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Originally published June 28, 2010 at 2:10 PM | Page modified July 7, 2010 at 12:36 PM

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The Scene in South Africa | Week 3

Seattle Times readers are headed to South Africa for the 2010 World Cup. Follow them as they send dispatches from the matches they attend as well as notes on their experiences traveling in the country. Get to know the World Cup community bloggers.

Follow the 2010 World Cup with our dynamic fan's guide that has team, group, schedule and venue info as well as live match stats from the first kick on June 11 to the final whistle on July 11.

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The scene in South Africa

June 29

Our South African swear word: Rustenburg

Submitted by Mark Loschky

The day before we left for South Africa, Landon Donovan scored a stoppage time goal against Algeria to put the USA through to the Round of 16. Where and when would they play? Twenty-four hours after we were set to arrive in Jo-burg, and about 75 miles northwest. Perfect!

We were able to purchase tickets on the FIFA website for all of us about four hours before we got on the plane in Seattle. Awesome! We were going to get to see the U.S. play Ghana in the Round of 16!

The morning of the match at our hotel we met a Brit named Glenn. Glenn is from Ipswich and is a huge Aston Villa fan. Like most U.K. football fans, he lives and breathes English football. Glenn had purchased tickets to the match in Rustenburg because England was favored to win Group C (which the USA ended up winning), so he had assumed he'd be watching his country play. He asked us for a ride. (It must have taken a bit of pride swallowing to ask for a ride to the match from a couple "yanks.") We had room with us in the car, so we brought him to Rustenburg.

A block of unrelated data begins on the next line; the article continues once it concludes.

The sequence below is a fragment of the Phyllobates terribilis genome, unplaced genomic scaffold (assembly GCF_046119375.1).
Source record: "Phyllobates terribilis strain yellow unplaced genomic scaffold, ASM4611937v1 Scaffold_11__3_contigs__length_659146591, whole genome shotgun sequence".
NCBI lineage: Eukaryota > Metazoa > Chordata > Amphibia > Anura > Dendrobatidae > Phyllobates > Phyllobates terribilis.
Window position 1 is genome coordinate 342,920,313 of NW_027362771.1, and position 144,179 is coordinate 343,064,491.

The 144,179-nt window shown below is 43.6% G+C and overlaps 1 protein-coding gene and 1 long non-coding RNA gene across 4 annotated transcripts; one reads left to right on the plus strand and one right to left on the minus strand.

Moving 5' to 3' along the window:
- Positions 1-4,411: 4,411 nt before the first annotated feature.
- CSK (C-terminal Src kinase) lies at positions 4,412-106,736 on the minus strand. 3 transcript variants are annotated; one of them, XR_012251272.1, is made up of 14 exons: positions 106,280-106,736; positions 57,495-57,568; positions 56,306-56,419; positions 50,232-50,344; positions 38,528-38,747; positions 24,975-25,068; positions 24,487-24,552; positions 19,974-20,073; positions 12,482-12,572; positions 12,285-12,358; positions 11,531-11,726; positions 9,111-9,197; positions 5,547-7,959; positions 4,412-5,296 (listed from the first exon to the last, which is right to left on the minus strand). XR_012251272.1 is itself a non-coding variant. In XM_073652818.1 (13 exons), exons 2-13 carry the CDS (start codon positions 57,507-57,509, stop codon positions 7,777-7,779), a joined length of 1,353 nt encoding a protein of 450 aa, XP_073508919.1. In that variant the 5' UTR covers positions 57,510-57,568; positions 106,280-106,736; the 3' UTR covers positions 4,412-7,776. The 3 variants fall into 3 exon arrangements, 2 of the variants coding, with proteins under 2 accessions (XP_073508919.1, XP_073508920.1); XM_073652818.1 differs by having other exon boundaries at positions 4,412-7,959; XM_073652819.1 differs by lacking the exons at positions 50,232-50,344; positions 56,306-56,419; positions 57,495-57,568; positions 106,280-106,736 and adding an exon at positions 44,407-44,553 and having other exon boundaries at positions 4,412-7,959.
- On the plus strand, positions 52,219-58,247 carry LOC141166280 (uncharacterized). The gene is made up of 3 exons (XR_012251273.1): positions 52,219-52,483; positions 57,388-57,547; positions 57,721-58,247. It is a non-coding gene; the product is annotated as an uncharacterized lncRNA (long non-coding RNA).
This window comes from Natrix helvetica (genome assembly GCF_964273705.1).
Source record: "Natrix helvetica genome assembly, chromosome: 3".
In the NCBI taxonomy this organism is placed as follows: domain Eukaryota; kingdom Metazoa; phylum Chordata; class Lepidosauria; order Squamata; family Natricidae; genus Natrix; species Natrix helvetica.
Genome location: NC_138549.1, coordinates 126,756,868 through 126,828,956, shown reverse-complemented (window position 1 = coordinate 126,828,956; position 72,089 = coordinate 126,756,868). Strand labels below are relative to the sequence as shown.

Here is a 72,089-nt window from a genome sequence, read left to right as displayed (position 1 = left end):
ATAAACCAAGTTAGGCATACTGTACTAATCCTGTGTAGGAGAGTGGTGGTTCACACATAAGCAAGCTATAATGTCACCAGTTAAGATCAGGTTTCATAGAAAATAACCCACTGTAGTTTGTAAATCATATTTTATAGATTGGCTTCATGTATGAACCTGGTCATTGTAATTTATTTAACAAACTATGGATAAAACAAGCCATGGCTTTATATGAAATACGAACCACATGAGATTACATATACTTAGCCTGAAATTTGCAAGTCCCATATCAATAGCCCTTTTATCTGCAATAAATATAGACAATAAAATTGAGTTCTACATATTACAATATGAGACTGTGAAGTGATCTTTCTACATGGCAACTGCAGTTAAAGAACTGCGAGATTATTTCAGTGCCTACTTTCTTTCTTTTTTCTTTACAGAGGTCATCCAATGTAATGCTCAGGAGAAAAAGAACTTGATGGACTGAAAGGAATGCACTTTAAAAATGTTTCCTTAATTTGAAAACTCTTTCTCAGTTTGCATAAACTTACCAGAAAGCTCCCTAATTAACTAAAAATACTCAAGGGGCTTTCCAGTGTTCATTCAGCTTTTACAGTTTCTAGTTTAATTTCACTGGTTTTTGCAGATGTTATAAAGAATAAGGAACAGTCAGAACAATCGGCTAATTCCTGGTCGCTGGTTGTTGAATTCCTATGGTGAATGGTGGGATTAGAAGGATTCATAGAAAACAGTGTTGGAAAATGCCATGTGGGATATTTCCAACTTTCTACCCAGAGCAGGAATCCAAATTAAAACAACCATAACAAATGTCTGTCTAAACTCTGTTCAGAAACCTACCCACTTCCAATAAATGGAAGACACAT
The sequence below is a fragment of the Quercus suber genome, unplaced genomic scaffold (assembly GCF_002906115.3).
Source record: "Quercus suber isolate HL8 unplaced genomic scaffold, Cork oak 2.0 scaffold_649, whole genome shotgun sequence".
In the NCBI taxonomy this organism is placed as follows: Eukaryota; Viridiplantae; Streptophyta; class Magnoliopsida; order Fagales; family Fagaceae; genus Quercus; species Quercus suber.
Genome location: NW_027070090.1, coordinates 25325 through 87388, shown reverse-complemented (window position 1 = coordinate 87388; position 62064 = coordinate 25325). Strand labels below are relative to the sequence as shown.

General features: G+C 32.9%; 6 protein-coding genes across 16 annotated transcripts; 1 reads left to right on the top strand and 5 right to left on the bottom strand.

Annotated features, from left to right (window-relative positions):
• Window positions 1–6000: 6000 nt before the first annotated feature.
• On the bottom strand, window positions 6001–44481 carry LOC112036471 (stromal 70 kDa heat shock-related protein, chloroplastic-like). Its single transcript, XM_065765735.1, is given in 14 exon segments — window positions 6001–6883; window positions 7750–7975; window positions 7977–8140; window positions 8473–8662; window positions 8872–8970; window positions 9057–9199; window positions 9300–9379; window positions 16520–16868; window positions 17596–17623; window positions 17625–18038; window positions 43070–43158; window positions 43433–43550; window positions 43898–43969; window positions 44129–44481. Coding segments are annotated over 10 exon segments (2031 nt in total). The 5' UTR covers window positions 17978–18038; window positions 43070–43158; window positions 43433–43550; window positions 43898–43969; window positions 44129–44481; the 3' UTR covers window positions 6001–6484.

Brian has had a bit of interaction with Brits in the last couple years and his one observation is: They are not shy about sharing their opinion on everything football. We had a lot of fun chatting with Glenn on the car ride to and from Rustenburg — we just didn't realize it would be a nearly 10 hours worth.

When we pulled into Rustenburg, we saw the stadium lit up three hours prior to match start. We followed the parking officials directions to a large field that was still a good mile or two from the stadium. There were charter buses waiting to take fans to the stadium, so we stood in line for a shuttle for a few minutes — and we were three hours early. The thought crosses our minds: We had to wait and we are early; When the game ends there won't be a trickle of fans needing a ride, there will be all the fans wanting a ride.